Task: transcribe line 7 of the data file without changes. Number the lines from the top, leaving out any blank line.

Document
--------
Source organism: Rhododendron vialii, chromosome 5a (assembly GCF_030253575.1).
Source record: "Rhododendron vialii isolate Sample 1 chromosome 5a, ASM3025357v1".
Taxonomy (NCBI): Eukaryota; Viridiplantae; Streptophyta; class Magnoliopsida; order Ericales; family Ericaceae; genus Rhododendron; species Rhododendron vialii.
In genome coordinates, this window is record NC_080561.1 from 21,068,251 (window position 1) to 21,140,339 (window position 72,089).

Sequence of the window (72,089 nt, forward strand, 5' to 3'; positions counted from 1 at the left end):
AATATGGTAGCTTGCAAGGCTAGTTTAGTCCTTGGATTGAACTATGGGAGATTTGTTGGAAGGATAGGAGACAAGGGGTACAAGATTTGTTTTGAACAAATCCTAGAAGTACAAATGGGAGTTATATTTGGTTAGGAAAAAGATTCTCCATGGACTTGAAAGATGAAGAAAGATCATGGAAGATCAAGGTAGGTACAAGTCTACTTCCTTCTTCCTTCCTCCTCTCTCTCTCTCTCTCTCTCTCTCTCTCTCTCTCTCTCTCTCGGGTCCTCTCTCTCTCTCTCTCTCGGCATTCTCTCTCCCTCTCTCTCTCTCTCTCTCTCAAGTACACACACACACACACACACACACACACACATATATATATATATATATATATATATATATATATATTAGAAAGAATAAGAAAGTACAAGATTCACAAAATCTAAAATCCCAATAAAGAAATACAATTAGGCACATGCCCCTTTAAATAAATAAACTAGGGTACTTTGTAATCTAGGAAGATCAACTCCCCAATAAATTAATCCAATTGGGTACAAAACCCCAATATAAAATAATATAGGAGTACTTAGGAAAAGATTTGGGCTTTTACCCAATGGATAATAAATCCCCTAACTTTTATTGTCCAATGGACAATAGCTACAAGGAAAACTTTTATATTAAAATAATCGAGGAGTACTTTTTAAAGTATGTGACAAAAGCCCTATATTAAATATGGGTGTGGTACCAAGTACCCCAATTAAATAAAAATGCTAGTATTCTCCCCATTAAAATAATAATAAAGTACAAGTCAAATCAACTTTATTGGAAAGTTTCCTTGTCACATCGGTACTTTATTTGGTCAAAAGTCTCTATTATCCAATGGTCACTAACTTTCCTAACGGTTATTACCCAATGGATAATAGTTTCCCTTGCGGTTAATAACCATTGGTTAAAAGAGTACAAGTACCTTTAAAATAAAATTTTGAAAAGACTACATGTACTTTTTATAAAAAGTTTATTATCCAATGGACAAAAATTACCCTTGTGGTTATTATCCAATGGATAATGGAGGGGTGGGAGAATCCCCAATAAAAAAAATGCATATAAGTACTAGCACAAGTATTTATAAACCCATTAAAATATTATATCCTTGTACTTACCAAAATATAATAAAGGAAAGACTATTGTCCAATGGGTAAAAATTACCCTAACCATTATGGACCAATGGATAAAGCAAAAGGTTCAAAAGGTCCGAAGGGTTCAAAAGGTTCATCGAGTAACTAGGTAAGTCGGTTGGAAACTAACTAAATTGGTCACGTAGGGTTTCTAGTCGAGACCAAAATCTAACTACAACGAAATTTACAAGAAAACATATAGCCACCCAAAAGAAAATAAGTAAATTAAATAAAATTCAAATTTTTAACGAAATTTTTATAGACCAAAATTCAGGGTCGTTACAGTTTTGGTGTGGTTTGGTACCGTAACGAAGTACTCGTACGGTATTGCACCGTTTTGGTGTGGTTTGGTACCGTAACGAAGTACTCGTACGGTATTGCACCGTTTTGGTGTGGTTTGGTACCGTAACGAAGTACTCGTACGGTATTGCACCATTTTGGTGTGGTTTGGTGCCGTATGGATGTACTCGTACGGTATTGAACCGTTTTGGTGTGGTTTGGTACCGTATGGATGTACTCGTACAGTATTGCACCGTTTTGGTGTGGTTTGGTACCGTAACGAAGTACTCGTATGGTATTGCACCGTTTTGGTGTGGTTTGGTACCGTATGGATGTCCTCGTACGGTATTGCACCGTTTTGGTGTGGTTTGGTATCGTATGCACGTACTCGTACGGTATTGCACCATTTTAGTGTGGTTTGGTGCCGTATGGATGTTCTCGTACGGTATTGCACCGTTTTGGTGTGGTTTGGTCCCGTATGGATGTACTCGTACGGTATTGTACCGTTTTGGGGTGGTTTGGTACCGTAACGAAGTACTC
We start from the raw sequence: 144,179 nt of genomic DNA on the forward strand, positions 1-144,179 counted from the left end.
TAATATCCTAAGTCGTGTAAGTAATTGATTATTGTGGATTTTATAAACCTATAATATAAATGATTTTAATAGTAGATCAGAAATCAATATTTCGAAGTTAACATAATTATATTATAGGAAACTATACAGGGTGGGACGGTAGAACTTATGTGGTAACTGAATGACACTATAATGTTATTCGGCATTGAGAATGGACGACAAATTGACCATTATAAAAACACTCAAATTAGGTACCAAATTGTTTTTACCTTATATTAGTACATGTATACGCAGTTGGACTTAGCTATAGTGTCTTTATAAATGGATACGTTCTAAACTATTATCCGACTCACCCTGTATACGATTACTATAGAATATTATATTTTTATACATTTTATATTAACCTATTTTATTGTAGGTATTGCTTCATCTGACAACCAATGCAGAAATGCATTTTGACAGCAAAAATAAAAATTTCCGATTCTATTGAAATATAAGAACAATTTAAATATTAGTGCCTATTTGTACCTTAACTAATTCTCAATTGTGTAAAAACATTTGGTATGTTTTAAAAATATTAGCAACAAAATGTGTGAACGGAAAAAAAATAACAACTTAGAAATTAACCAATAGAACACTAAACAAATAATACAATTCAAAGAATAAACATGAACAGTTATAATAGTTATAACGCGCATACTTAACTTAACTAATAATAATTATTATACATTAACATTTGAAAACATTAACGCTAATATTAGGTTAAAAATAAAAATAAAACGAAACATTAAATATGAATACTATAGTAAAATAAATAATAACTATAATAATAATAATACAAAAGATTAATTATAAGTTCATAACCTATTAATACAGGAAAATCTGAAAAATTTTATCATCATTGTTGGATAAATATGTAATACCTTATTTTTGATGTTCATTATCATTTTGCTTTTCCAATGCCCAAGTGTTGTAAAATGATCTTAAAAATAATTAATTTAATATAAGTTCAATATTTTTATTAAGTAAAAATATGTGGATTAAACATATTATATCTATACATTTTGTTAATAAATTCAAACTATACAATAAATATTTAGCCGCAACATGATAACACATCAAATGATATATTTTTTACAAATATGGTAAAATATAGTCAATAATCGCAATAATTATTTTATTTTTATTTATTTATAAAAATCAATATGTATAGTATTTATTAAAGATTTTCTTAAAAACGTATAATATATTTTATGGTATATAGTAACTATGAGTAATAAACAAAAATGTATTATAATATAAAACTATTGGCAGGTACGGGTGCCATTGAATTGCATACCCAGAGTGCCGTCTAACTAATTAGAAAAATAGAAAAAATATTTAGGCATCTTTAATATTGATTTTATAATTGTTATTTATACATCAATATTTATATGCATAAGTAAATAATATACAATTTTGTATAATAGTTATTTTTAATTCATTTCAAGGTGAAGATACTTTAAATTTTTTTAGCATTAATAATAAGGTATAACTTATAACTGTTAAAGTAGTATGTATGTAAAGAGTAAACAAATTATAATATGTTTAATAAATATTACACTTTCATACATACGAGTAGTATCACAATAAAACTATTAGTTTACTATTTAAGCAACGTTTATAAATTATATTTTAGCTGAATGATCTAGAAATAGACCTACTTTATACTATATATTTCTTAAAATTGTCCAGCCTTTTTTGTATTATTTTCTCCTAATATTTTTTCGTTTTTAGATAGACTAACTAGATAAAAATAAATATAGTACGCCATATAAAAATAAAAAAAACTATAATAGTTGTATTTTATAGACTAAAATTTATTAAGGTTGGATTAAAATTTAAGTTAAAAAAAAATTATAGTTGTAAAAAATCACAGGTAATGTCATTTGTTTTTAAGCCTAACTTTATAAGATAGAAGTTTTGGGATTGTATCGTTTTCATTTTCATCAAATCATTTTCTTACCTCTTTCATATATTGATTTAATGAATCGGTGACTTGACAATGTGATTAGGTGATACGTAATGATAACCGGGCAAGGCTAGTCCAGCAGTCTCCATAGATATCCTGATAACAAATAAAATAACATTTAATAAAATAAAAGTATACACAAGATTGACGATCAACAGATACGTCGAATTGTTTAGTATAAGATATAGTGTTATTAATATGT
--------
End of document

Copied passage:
We start from the raw sequence: 144,179 nt of genomic DNA on the forward strand, positions 1-144,179 counted from the left end.